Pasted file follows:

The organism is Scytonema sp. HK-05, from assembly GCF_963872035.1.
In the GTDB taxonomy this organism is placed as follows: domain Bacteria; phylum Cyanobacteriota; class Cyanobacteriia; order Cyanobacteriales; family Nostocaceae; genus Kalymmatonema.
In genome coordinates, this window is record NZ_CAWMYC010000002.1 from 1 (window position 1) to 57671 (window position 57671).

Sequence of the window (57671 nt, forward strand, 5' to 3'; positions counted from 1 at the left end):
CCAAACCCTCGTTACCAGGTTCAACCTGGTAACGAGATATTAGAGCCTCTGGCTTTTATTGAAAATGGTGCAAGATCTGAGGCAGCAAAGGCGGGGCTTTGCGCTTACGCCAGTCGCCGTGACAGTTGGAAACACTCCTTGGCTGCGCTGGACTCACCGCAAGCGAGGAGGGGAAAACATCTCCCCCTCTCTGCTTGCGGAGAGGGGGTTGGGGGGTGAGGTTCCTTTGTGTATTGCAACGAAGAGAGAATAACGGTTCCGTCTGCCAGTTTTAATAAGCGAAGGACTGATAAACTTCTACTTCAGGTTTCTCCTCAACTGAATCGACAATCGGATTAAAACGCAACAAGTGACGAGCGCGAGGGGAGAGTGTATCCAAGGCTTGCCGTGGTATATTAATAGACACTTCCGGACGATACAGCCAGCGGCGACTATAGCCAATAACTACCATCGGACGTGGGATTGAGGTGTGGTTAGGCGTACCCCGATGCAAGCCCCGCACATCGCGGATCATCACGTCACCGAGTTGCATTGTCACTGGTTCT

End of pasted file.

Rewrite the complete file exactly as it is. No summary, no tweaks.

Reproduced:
The organism is Scytonema sp. HK-05, from assembly GCF_963872035.1.
In the GTDB taxonomy this organism is placed as follows: domain Bacteria; phylum Cyanobacteriota; class Cyanobacteriia; order Cyanobacteriales; family Nostocaceae; genus Kalymmatonema.
In genome coordinates, this window is record NZ_CAWMYC010000002.1 from 1 (window position 1) to 57671 (window position 57671).

Sequence of the window (57671 nt, forward strand, 5' to 3'; positions counted from 1 at the left end):
CCAAACCCTCGTTACCAGGTTCAACCTGGTAACGAGATATTAGAGCCTCTGGCTTTTATTGAAAATGGTGCAAGATCTGAGGCAGCAAAGGCGGGGCTTTGCGCTTACGCCAGTCGCCGTGACAGTTGGAAACACTCCTTGGCTGCGCTGGACTCACCGCAAGCGAGGAGGGGAAAACATCTCCCCCTCTCTGCTTGCGGAGAGGGGGTTGGGGGGTGAGGTTCCTTTGTGTATTGCAACGAAGAGAGAATAACGGTTCCGTCTGCCAGTTTTAATAAGCGAAGGACTGATAAACTTCTACTTCAGGTTTCTCCTCAACTGAATCGACAATCGGATTAAAACGCAACAAGTGACGAGCGCGAGGGGAGAGTGTATCCAAGGCTTGCCGTGGTATATTAATAGACACTTCCGGACGATACAGCCAGCGGCGACTATAGCCAATAACTACCATCGGACGTGGGATTGAGGTGTGGTTAGGCGTACCCCGATGCAAGCCCCGCACATCGCGGATCATCACGTCACCGAGTTGCATTGTCACTGGTTCT